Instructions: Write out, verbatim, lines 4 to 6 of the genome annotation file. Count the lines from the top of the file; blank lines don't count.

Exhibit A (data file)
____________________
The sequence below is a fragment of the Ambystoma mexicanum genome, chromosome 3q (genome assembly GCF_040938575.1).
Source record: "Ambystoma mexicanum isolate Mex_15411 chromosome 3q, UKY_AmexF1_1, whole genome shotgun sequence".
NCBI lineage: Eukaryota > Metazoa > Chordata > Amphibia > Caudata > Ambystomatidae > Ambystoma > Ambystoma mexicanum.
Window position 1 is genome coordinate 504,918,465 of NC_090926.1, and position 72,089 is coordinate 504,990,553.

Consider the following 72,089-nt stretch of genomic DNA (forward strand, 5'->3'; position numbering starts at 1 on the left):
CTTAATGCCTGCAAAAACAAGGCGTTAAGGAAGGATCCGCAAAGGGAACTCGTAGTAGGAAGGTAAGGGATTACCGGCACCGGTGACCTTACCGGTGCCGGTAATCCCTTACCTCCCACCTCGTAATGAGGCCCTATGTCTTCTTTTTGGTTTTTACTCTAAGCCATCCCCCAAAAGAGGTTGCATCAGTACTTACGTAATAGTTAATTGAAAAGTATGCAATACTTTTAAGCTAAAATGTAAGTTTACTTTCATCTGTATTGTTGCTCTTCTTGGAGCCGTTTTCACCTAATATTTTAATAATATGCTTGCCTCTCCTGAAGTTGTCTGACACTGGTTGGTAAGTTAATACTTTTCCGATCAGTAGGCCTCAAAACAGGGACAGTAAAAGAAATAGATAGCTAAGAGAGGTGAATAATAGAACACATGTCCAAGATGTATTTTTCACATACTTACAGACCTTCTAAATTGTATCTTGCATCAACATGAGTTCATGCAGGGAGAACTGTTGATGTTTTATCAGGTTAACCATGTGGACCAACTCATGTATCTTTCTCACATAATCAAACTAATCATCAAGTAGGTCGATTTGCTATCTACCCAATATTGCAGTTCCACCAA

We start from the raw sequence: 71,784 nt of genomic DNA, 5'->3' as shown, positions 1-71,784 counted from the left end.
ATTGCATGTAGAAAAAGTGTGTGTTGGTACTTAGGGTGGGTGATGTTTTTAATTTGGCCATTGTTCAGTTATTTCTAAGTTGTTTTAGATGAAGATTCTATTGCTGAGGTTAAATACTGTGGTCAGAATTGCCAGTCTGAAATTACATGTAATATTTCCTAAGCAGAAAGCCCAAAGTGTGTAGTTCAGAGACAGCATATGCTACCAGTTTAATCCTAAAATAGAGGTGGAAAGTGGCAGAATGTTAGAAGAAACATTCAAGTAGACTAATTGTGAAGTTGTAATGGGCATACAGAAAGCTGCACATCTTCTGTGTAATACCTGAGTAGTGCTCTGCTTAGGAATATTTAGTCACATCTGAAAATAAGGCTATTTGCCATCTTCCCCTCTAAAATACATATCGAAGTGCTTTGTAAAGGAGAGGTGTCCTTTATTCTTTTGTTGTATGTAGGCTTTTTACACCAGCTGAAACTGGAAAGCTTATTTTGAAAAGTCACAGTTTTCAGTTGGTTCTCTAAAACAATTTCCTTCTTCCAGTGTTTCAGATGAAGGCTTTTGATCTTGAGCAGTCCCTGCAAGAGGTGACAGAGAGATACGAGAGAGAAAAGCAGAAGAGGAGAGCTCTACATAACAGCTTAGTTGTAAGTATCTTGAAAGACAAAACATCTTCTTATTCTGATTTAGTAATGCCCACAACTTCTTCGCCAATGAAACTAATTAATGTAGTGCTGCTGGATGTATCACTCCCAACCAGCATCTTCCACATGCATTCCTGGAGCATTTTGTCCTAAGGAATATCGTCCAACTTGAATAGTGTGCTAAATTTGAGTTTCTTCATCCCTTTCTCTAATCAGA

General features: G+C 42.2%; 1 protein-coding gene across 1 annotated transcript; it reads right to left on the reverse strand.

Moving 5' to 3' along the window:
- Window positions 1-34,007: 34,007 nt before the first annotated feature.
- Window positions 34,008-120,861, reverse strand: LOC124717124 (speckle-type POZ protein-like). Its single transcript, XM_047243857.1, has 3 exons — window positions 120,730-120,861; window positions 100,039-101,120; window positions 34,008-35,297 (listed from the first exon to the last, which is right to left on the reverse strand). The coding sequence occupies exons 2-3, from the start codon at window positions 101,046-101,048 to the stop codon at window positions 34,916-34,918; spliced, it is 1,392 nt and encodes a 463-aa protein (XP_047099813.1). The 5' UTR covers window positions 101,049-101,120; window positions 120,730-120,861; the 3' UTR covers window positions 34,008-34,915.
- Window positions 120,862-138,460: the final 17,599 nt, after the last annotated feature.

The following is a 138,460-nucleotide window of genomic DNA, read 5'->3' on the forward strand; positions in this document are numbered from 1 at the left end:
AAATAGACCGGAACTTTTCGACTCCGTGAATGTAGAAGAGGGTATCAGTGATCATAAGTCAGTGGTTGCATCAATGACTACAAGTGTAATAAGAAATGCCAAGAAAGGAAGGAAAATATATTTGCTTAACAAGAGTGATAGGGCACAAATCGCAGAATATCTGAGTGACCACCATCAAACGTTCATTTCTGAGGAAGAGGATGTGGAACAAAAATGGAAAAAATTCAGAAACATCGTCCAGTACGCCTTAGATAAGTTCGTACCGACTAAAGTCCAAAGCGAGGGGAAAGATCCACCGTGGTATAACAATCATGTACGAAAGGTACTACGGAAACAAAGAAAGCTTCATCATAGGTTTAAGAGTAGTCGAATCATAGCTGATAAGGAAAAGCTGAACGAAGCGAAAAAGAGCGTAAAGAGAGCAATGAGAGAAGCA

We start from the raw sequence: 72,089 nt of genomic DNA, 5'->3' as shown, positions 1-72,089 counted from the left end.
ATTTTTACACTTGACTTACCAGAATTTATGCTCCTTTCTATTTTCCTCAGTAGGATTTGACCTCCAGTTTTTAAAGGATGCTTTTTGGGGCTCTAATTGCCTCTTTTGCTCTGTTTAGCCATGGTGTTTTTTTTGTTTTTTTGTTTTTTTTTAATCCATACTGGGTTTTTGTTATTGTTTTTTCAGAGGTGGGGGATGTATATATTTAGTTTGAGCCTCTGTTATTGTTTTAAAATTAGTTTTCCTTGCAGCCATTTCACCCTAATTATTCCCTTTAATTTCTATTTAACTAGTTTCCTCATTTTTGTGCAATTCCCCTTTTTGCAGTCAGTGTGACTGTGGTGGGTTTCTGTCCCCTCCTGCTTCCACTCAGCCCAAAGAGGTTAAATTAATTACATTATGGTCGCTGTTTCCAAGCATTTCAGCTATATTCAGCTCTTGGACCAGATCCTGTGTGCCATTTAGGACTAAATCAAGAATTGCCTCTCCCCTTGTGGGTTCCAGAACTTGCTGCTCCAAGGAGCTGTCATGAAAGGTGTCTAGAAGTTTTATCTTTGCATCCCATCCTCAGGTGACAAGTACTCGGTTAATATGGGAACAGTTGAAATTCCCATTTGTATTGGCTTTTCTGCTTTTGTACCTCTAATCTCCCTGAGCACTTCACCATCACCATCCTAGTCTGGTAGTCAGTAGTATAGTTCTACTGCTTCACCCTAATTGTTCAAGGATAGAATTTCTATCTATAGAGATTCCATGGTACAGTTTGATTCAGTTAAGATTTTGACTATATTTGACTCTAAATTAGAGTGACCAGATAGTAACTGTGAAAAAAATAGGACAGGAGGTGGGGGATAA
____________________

Window position 1 is genome coordinate 504,918,465 of NC_090926.1, and position 72,089 is coordinate 504,990,553.

Consider the following 72,089-nt stretch of genomic DNA (forward strand, 5'->3'; position numbering starts at 1 on the left):
CTTAATGCCTGCAAAAACAAGGCGTTAAGGAAGGATCCGCAAAGGGAACTCGTAGTAGGAAGGTAAGGGATTACCGGCACCGGTGACCTTACCGGTGCCGGTAATCCCTTACCTCCCACCTCGTAATGAGGCCCTATGTCTTCTTTTTGGTTTTTACTCTAAGCCATCCCCCAAAAGAGGTTGCATCAGTACTTACGTAATAGTTAATTGAAAAGTATGCAATACTTTTAAGCTAAAATGTAAGTTTACTTTCATCTGTATTGTTGCTCTTCTTGGAGCCGTTTTCACCTAATATTTTAATAATATGCTTGCCTCTCCTGAAGTTGTCTGACACTGGTTGGTAAGTTAATACTTTTCCGATCAGTAGGCCTCAAAACAGGGACAGTAAAAGAAATAGATAGCTAAGAGAGGTGAATAATAGAACACATGTCCAAGATGTATTTTTCACATACTTACAGACCTTCTAAATTGTATCTTGCATCAACATGAGTTCATGCAGGGAGAACTGTTGATGTTTTATCAGGTTAACCATGTGGACCAACTCATGTATCTTTCTCACATAATCAAACTAATCATCAAGTAGGTCGATTTGCTATCTACCCAATATTGCAGTTCCACCAA